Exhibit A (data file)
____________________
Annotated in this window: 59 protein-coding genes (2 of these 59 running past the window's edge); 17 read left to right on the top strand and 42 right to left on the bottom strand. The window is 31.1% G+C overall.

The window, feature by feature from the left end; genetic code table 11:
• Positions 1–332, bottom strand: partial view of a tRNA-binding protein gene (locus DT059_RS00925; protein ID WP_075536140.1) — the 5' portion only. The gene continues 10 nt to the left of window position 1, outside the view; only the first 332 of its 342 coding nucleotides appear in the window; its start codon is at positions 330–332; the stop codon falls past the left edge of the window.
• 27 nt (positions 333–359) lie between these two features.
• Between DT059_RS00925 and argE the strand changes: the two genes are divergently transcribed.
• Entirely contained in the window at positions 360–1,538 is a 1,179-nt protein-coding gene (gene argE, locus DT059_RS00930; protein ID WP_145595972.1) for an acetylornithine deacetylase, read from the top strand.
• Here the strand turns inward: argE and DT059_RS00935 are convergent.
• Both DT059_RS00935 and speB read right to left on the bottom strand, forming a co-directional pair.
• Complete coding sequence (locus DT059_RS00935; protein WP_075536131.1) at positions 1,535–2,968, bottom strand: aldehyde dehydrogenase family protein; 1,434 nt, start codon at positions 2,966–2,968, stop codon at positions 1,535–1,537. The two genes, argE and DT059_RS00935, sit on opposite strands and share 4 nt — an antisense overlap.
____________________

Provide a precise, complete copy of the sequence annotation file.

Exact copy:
Annotated in this window: 59 protein-coding genes (2 of these 59 running past the window's edge); 17 read left to right on the top strand and 42 right to left on the bottom strand. The window is 31.1% G+C overall.

The window, feature by feature from the left end; genetic code table 11:
• Positions 1–332, bottom strand: partial view of a tRNA-binding protein gene (locus DT059_RS00925; protein ID WP_075536140.1) — the 5' portion only. The gene continues 10 nt to the left of window position 1, outside the view; only the first 332 of its 342 coding nucleotides appear in the window; its start codon is at positions 330–332; the stop codon falls past the left edge of the window.
• 27 nt (positions 333–359) lie between these two features.
• Between DT059_RS00925 and argE the strand changes: the two genes are divergently transcribed.
• Entirely contained in the window at positions 360–1,538 is a 1,179-nt protein-coding gene (gene argE, locus DT059_RS00930; protein ID WP_145595972.1) for an acetylornithine deacetylase, read from the top strand.
• Here the strand turns inward: argE and DT059_RS00935 are convergent.
• Both DT059_RS00935 and speB read right to left on the bottom strand, forming a co-directional pair.
• Complete coding sequence (locus DT059_RS00935; protein WP_075536131.1) at positions 1,535–2,968, bottom strand: aldehyde dehydrogenase family protein; 1,434 nt, start codon at positions 2,966–2,968, stop codon at positions 1,535–1,537. The two genes, argE and DT059_RS00935, sit on opposite strands and share 4 nt — an antisense overlap.